Rosacea is a chronic skin disorder that often starts as redness on the cheeks, chin, forehead or around the nose. As time passes, bumps or pimples may erupt and in more severe cases thickening may occur around the nose. Facial burning, stinging and itching are common complaints. There may be flare-ups and remissions but over time facial skin tends to become ruddier and develop more dilated blood vessels.
The National Rosacea organization estimates that over 16 million Americans suffer from this embarrassing disease and most are unaware they have it. In fact a Gallup survey found that 78 percent of people do not even know the condition exists. According to Pubmed.heath, people with fair skin and those who blush more easily are most at risk of developing rosacea. It typically affects women more than men and is more common in those aged 30 to 50.
The exact cause of rosacea is unknown and there is no cure. Some doctors speculate that it is part of a vascular condition since flushing and redness occur. Others think it has nervous system components because it is aggravated by stress.
A different hypothesis involves the finding of excess microscopic mites called Demodex folliculorum on the skin of those with rosacea. These mites act to consume excess cast-off skin but how they are specifically involved in rosasea is unclear. Excess levels of the bacterium Helicobacter pylori have also been suspected as another potential cause as it causes gastrin levels to be elevated which can contribute to flushing.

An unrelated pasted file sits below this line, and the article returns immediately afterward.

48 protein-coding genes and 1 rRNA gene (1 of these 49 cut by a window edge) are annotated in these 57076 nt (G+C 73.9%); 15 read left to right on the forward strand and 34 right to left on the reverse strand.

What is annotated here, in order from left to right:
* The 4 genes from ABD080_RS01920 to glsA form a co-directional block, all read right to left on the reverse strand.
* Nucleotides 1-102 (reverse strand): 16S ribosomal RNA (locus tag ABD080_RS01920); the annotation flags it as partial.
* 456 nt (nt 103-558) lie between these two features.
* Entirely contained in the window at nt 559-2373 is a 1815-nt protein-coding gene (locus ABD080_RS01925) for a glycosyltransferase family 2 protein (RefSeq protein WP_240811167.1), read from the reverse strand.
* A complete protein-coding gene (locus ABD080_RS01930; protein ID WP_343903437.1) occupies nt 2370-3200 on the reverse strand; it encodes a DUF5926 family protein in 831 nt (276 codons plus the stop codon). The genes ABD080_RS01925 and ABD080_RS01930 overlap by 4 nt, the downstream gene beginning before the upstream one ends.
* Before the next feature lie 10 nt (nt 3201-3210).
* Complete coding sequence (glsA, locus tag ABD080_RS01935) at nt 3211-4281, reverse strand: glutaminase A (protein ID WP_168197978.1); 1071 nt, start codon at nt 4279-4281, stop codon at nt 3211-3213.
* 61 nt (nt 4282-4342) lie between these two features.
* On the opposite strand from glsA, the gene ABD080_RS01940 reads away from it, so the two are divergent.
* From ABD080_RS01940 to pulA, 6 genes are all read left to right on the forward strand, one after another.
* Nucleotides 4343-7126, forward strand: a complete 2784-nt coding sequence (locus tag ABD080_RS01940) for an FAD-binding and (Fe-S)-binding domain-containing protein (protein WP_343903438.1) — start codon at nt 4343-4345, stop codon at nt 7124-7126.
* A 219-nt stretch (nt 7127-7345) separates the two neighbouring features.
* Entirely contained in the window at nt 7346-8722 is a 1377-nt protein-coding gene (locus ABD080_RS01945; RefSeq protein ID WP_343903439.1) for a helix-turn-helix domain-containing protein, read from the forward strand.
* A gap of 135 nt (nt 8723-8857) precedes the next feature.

There are known triggers that may aggravate rosacea. According to Webmed.com, “Common triggers are exercise, sun and wind exposure, hot weather, stress, spicy foods, alcohol, and hot baths. Swings in temperature from hot to cold or cold to hot can also cause a flare-up of rosacea”
Rosasea is classified into 4 subtypes, which are diagnosed by doctor during a physical exam:
1. Erythematotelangiectatic rosacea: Facial flushing, redness and visible blood vessels are seen.
2. Papulopustular rosacea: Persistent redness and bumps or pimples appear.
3. Phymatous rosacea: This causes the appearance of thickened skin that enlarges the nose with excess tissue. It is less common than other types.
4. Ocular rosacea: This results in eye involvement with dryness, tearing, swelling and corneal damage that may evolve into vision loss.
A person may not progress from one type to another however, within each subtype a person may have symptoms that range from mild to moderate. Early diagnosis will help determine a treatment plan that may help control rosacea. See my next article on “Treatments for Rosacea” to learn more.
What is Rosacea? SkinCarePhysicians.com Web. 14 Aug. 2011.
What Is Rosacea? National Rosacea Society. Web. 14 Aug. 2011.
Rosacea. PubMed Health. National Center for Biotechnology Information.Web. 14 Aug. 2011.
All About Rosacea. National Rosacea Society. Web. 14 Aug. 2011.
Understanding Rosacea. National Rosacea Society. Web. 14 Aug. 2011.
Rosacea - Topic Overview. WebMD. Web. 14 Aug. 2011.
Edited by Jody Smith
Michele is an R.N. freelance writer with a special interest in woman’s healthcare and quality of care issues. Other articles by Michele are at www.helium.com/users/487540/show_articles